Persimmon Flowers Sashiko

ImageFinishing this sashiko project was like a deep sigh of relief.  Finally, I did it.

I bought this pre-printed pattern from Hobbyra Hobbyre last summer and have worked on it on-and-off since. This style of sashiko is called hitomezashi, or one-stitch sashiko. Hitomezashi is typically done on a grid with over-under stitches, each stitch and space equal in length and, if done neatly, is reversible. I know you think that is crazy talk, but I’ve seen it done and it is amazing. All you quilters and embroiderers out there know what I mean — typically the first thing I do when examining someone’s work is look at the back, right?! How do they hide all those ends? Well, I know how they do it; turns out I’m just lazy.

hitomezashi sashiko by Saké PuppetsNeedless to say, mine is not reversible. Hobbyra patterns (as well as Olympus) come printed on double-wide cotton, so you can fold and stitch through two layers or use the extra fabric to cover the ugly back when you are finished. This pattern is called kaki no hana, the flower of a persimmon.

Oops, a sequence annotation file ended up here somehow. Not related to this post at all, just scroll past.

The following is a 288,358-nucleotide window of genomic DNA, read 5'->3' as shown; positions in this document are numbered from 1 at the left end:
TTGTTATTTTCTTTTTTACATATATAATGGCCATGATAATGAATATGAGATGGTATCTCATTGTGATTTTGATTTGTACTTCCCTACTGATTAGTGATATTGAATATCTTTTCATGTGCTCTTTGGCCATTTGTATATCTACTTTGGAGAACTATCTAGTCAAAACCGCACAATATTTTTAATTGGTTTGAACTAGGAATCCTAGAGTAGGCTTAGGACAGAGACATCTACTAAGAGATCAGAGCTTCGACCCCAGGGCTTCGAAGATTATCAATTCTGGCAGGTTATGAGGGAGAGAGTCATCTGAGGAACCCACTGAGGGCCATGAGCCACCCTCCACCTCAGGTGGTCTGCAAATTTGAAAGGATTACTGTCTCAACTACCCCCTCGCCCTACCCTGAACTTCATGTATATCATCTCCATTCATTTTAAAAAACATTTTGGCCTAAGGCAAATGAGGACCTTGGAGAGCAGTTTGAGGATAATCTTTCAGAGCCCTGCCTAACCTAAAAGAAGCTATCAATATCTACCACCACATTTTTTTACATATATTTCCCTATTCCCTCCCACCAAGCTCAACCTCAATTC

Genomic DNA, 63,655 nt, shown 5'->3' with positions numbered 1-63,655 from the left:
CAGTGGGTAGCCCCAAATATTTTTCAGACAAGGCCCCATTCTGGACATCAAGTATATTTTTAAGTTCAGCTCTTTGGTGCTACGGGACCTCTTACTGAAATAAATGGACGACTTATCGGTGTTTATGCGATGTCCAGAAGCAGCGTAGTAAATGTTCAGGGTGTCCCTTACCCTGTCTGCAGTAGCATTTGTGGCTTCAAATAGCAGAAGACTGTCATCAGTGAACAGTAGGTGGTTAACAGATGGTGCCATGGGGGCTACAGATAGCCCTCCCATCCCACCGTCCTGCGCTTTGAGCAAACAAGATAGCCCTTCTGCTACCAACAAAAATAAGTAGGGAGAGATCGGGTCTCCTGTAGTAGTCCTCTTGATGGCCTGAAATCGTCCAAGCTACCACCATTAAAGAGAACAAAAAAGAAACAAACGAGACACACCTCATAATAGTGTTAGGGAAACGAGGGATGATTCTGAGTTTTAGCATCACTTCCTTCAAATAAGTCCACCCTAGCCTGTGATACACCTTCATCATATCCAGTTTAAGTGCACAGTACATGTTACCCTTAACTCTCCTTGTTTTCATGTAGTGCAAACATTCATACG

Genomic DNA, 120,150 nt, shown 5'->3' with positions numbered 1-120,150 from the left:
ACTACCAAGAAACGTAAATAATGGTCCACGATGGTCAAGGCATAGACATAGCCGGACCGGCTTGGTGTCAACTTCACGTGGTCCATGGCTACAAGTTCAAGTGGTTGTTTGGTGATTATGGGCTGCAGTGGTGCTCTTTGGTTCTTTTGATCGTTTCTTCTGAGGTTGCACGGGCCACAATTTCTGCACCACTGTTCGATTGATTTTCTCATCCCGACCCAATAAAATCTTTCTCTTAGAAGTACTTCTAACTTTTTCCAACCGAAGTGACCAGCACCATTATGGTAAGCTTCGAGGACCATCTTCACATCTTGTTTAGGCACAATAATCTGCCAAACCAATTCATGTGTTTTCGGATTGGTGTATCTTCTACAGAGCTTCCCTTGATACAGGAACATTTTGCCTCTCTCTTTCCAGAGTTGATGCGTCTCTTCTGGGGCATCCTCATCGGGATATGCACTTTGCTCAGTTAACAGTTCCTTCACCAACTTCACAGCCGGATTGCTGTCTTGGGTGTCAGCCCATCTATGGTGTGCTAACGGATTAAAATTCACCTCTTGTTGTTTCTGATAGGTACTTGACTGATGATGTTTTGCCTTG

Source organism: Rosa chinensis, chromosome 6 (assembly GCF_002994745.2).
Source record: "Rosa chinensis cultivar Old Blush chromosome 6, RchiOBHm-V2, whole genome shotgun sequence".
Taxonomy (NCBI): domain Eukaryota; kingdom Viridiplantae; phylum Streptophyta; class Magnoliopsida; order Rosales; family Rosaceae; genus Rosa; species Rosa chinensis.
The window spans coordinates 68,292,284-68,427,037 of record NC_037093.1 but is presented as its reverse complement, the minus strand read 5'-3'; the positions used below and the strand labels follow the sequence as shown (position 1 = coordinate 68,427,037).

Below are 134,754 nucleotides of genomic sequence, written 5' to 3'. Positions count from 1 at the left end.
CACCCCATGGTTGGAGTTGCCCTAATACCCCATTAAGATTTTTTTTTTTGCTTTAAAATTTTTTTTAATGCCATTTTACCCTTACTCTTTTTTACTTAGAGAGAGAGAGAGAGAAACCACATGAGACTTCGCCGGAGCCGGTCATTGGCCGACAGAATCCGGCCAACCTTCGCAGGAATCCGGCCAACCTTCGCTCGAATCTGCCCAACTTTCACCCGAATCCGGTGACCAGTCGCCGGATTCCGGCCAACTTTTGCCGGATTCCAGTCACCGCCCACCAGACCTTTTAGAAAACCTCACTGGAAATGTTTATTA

This pre-printed pattern was a good introduction to hitomezashi, it just took me a long time to finish. I got bored and put it away, would pick it up again for a week or so, get bored, move on to something else …. you know how it goes. But now I’m so glad I saw it through.

* Update: want the pattern? Now you can find it here!

kaki no hana, persimmon flowers sashiko by Saké Puppets

22 thoughts on “Persimmon Flowers Sashiko

  1. It’s beautiful! I did a decorative one with sakura and other bits and pieces last winter – a preprinted Olympus one from Yuzaway. Was great to curl up on the sofa under the quilt at night. Still yet to do anything with it though, lol!

  2. Oh, that’s the same one that you sent to me that I have yet to finish. 🙂 It was a great relaxing project because the stitches are simple and I can watch TV while I’m working on it. I ought to get back to that one and finish it up; it would be a great thing to decorate my desk at work! Thanks for reminding me!

  3. Pingback: Hitomezashi sashiko: a tutorial | Saké Puppets

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